- The Papacy in the Modern World: A Political History by Frank J. Coppa
Covering the past 230 years, Frank J. Coppa’s book surveys seventeen popes dating to just before the French Revolution. The author, America’s preeminent historian of the modern papacy, combines his expertise in papal, diplomatic, and Italian history to produce an outstanding survey of the engagement of popes with the modern world, from Pius VI (1775–1799) to Benedict XVI (2005–2013). The book opens with a helpful background chapter discussing the challenges faced by the papacy during the early modern period, then examines the papal situation during the French Revolution and rule of Napoleon. The chapters on the nineteenth century focus on the pope’s ongoing battle with liberalism and nationalism, as well as the Vatican’s failed efforts to hold on to the papal states. The twentieth century especially emphasizes Rome’s engagement with Fascism, Nazism, Communism, and two World Wars, as well as the divisions in the Church in the aftermath of the Second Vatican Council.
Coppa does a great job placing the popes into the Italian, European, and global contexts, as well as explaining the motives for policies such as the concordat with Napoleon, the doctrine of papal infallibility, or the wartime diplomatic “impartiality.” He demonstrates the underlying continuity between popes who seem very different (for example, Pius X and Benedict XV, or Pius IX and Leo XIII), while also keeping important differences in mind. On the other hand, he draws distinctions between popes who are sometimes lumped together, such as Pius XI and Pius XII, with the former considerably more assertive in his opposition to Europe’s radical right. Coppa also shows how popes can be conservative in some ways and reformist in others; for instance, Pius X was improving relations with the Italian state while cracking down on “modernism” in the Church.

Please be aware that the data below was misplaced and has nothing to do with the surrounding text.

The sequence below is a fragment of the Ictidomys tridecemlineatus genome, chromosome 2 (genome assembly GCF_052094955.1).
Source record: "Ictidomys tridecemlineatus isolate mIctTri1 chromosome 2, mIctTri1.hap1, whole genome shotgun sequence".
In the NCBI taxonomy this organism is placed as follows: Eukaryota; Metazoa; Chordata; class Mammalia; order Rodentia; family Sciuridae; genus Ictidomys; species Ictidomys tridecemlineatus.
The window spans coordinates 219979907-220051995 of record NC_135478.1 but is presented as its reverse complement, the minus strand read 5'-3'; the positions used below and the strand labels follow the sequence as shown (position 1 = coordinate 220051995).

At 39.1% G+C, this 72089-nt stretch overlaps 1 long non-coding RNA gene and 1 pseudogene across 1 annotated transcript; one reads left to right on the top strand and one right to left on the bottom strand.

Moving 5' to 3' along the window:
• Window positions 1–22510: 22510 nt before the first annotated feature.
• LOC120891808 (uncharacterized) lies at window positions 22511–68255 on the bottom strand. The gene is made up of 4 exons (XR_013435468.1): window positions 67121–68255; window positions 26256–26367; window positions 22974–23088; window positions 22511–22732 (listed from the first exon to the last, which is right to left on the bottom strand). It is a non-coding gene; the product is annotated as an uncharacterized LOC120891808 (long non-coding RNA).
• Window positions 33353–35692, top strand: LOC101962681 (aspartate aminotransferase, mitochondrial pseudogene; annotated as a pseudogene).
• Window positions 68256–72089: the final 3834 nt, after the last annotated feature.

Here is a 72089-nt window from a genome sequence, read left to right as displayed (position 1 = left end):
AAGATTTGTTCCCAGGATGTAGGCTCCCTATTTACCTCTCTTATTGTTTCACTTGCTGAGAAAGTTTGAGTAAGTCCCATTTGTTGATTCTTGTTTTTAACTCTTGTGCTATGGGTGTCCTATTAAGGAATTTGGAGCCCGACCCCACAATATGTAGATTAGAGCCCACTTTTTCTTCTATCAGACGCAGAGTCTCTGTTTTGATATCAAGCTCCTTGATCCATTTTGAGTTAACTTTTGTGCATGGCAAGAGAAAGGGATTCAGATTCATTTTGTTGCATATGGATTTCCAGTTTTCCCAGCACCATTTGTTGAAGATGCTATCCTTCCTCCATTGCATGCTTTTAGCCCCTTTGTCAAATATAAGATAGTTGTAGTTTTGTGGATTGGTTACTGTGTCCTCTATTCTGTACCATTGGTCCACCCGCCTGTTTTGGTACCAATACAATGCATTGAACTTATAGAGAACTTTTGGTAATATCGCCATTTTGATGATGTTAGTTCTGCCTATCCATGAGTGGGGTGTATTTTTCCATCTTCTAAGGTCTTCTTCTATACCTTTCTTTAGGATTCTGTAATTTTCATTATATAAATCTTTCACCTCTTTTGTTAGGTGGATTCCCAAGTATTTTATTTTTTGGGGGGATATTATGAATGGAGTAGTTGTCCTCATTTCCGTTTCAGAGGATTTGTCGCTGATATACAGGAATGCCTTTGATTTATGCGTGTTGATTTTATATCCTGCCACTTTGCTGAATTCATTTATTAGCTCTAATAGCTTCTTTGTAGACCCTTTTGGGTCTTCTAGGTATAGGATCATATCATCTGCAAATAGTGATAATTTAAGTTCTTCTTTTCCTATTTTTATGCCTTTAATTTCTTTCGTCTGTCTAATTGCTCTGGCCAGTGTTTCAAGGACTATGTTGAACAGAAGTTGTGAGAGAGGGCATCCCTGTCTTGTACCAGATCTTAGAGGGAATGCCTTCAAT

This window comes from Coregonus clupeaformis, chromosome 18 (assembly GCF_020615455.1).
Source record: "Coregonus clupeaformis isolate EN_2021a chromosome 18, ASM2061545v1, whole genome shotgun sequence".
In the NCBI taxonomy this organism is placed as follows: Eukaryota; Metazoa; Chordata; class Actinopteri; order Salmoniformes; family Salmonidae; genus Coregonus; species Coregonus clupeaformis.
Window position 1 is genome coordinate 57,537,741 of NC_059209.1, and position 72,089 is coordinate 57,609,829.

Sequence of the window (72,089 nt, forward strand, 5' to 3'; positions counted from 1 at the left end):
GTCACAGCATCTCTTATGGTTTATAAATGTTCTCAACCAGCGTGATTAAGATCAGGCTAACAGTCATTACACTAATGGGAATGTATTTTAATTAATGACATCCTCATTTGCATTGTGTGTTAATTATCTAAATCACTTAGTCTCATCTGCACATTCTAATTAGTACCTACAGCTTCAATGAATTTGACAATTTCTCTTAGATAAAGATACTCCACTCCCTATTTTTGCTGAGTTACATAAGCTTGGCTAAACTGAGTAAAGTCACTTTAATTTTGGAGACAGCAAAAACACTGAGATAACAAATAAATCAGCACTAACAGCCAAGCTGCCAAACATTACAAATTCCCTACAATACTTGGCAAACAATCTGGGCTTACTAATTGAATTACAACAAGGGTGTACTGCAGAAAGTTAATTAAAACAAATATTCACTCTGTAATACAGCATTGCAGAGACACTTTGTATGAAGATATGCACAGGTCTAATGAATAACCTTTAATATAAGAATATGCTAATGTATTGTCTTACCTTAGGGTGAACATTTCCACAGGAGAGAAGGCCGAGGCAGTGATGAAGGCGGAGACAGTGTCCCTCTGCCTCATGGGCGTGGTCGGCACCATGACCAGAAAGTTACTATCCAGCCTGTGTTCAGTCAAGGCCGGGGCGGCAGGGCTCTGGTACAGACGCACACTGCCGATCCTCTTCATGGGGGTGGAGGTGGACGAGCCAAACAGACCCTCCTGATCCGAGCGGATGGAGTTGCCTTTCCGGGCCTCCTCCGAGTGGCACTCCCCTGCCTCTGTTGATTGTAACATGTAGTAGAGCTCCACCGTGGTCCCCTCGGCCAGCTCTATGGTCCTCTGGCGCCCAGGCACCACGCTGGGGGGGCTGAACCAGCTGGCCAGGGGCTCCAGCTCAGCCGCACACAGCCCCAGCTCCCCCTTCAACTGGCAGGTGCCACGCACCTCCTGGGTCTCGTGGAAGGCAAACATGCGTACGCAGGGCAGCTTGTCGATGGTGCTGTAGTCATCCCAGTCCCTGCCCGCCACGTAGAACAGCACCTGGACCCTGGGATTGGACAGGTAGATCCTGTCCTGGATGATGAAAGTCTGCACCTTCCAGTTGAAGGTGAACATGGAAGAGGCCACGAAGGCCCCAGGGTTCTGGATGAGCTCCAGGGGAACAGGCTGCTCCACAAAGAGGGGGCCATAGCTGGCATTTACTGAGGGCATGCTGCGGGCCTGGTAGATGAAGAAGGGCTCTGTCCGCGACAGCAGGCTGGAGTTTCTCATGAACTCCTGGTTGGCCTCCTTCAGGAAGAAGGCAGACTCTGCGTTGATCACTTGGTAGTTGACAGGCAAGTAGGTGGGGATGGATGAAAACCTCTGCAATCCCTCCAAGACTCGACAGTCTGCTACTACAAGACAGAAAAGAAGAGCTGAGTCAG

Coppa’s assessment of the modern popes is accurate and balanced. His discussion of the wartime policy of “silence” in the face of Nazi atrocities by Pius XII is fair, and his depiction of the so-called Pius Wars between [End Page 184] that pope’s critics and detractors is spot on, a refreshing addition to a literature that is overwhelmingly misleading and polemical. Coppa is also one of the few authors who “gets” Joseph Ratzinger/Benedict XVI, a figure who many commentators read in a highly distorted and stereotypical way.
The book’s few sins are mainly of omission, not commission. The absence of Spain during the interwar period is perplexing. The Spanish Civil War was one of the most significant developments of the 1930s for Europeans, and especially for Catholics, yet it receives no attention. For the most recent period, little attention is paid to papal relations with Islam. Not much is said about John Paul II’s positive engagement with that faith (this is the pope who once publicly kissed a Qur’an), and nothing about Benedict XVI’s controversial lecture in 2006 at Regensburg that offended Muslims. A few other things deserve mention — the scale of violence in the Vendée during the French Revolution; the papal position on Italy’s invasion of Abyssinia in the 1930s; and the impact of the anti-contraception encyclical Humanae vitae on the pontificate of Paul VI.
In a book that does an outstanding job with each of the popes it considers, the least satisfying chapter may be the one on John Paul II. The author relies at times on journalistic hearsay instead of scholarship, and ends up repeating far-fetched allegations that John Paul II had threatened to man the barricades should the Soviet Union try to suppress Poland’s Solidarity reform movement in 1980–81. In fact, such a threat is incongruent with what we do know. John Paul not only played, as Coppa convincingly notes, a key role in undermining Communism, but his words and deeds helped insure that this collapse would come about peacefully. John Paul not only encouraged the regime to change, and Poles to press...